Danny Chandler, a business manager at Roger Dean Chevrolet in West Palm Beach, says more and more customers are finding it makes sense to make a deal with the car dealer.
Chandler tells about one woman who wanted to buy a small truck for her husband. On a new job for only three months and saddled with a home mortgage and a car payment, she had only $100 to make the deal.
"The bank never would have made her a loan without more money down," he says.
But Chandler says he was able to find the woman a bank loan because Roger Dean places $500,000 in car loans each month with a number of lenders.
"We had the clout to make the deal," he says, adding that a credit check showed she was a good risk because her bills were always paid on time.
Conventional wisdom may not be best
Conventional wisdom says the best place to make a car loan is through the customer's bank or credit union. But as many car buyers have learned, the dealer often can find a lower interest rate or financing for buyers with special problems.
"On a theoretical basis, the car buyer should be able to make a better deal with the bank," says Fritz Elmendorf, spokesman for
Consumer Bankers Association. "But unless the car buyer has perfect or near-perfect credit, the dealer is in a better position to negotiate a lower interest rate because the bank wants the dealer's car loan business."
In effect, the dealer has turned himself into a middleman receiving some profit from placing the loan, says Art Spinella, vice president of CNW Marketing Research in Bandon, Ore., which specializes in consumer financing issues.
To do this, the dealer may shop the buyer's loan application with as many as 30 different lenders. To get the dealer's business, the bank may offer up to 1.5 percent off the interest rate it would offer the buyer if he came to the same bank, Spinella adds.
Dealer can get better deal from bank
On a four-year loan offered to the car buyer at 7.75 percent, the dealer may be able to get the same loan for 6.25 percent. The dealer's profit depends on how much of that interest rate cut he is willing to give up to sell the car, Spinella says.
To move cars in a glutted market, manufacturers may offer a low interest rate through their own finance companies such as Ford Credit or GMAC, says Roger Dean's Chandler. It is available to all buyers regardless of credit history provided they qualify for a loan, he says.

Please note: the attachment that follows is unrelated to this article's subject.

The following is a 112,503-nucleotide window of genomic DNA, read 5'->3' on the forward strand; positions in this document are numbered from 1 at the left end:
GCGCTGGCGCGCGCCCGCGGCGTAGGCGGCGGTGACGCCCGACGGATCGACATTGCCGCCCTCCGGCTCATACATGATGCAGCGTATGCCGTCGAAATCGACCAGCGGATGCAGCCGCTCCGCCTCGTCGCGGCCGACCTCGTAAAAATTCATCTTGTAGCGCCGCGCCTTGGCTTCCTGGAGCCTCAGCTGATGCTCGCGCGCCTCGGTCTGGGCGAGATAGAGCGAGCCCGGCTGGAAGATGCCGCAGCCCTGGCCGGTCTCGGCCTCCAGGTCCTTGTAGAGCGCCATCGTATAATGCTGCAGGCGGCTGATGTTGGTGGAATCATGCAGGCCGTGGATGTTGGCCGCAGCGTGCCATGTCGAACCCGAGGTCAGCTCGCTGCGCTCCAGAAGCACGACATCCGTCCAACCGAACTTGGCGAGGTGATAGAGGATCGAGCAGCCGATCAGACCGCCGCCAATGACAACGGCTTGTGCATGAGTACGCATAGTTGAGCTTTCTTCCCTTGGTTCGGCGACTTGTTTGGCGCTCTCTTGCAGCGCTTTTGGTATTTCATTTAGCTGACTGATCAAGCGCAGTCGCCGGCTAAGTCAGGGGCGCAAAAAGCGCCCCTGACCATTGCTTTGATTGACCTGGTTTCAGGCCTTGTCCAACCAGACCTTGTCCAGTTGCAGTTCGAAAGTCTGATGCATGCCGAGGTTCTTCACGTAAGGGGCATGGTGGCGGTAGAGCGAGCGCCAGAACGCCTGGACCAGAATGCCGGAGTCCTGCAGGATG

The result is that "it doesn't make sense to go to the bank if the manufacturer is offering special rates through its captive finance company, because the banks can't beat it," says Joseph Moran, senior vice president of Detroit-based
Comerica Bank's national dealer service division. The company provides financing only to auto dealers.
Moran pointed out that rebates are running up to $3,000 on some 1998 model cars. A study conducted by Comerica found some manufacturers are offering interest rates as low as 1.9 percent on a 24-month loan and 5.9 percent on five-year loans at a time when most banks are charging 8 percent for similar loans.
Buyers' desires give dealer the edge
It is also the buyer's desire for one-stop-shopping for the car, the loan and extras that has given the dealer an edge over the bank, says Richard Schliesmann, an executive vice president of Wells Fargo Bank NA and chairman of its auto finance committee.
In most cases, "the dealer's rates are competitive to the bank, anyway, so why not?" Schliesmann says, explaining it's no different than using a broker to find the best deal on a house.
"The dealer does all the work and the car buyer benefits from the result," says Schliesmann, who points out that most auto loans can be prepaid without penalty. However, he suggests checking the loan contract before signing on the dotted line.
Sometimes the dealer offers cash-back as an alternative to a low-interest car loan. "The customer has to put pencil to paper to see which will save the most money," says Comerica's Moran, adding the dealer's finance specialist will help the customer run the numbers.
Assuming the deal requires a minimum of $3,000 down, and the buyer has no trade in, "it may be better to take the cash and apply it to the down payment," Spinella says. "But if monthly payment is critical, and the buyer's trade-in is worth some money, it might be better to take the low annualized percentage rate. It will save the customer more money in the long run."
Try bank pre-approval first
To improve the buyer's chances of making the best deal, Spinella says it is wise to go through a bank's pre-approval loan process. "The car buyer can use the bank's interest rate offer to bargain a better one from the dealer," he says.
But what if the buyer can't meet the bank's criteria?
"Then no one can help him but the dealer," Spinella says.
Such was the case of a 21-year-old woman who had been working nine months in a minimum-wage job at a convenience market near where Spinella lives. With the help of a car dealer, she was able to purchase a $23,000 truck.
"The dealer found someone willing to carry the loan even though her credit didn't justify the risk," he says.
Bottom line, Spinella says, the dealer can usually find a lender because he wants to make the sale.